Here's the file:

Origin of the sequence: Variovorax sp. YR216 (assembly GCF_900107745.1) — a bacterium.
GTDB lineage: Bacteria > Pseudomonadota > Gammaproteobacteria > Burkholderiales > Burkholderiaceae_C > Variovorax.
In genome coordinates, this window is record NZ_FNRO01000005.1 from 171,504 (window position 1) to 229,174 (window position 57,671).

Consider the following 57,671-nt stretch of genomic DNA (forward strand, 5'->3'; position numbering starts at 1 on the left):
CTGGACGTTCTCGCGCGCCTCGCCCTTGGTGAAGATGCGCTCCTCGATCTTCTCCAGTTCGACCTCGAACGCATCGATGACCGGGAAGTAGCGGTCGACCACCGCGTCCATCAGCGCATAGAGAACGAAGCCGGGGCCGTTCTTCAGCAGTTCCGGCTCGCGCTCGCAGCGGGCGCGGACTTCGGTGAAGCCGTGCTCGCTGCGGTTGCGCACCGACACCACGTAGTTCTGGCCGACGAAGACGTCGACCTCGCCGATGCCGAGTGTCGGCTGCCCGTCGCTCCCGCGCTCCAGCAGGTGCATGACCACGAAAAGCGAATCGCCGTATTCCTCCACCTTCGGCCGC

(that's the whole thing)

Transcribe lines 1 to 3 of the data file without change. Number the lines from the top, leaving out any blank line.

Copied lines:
Origin of the sequence: Variovorax sp. YR216 (assembly GCF_900107745.1) — a bacterium.
GTDB lineage: Bacteria > Pseudomonadota > Gammaproteobacteria > Burkholderiales > Burkholderiaceae_C > Variovorax.
In genome coordinates, this window is record NZ_FNRO01000005.1 from 171,504 (window position 1) to 229,174 (window position 57,671).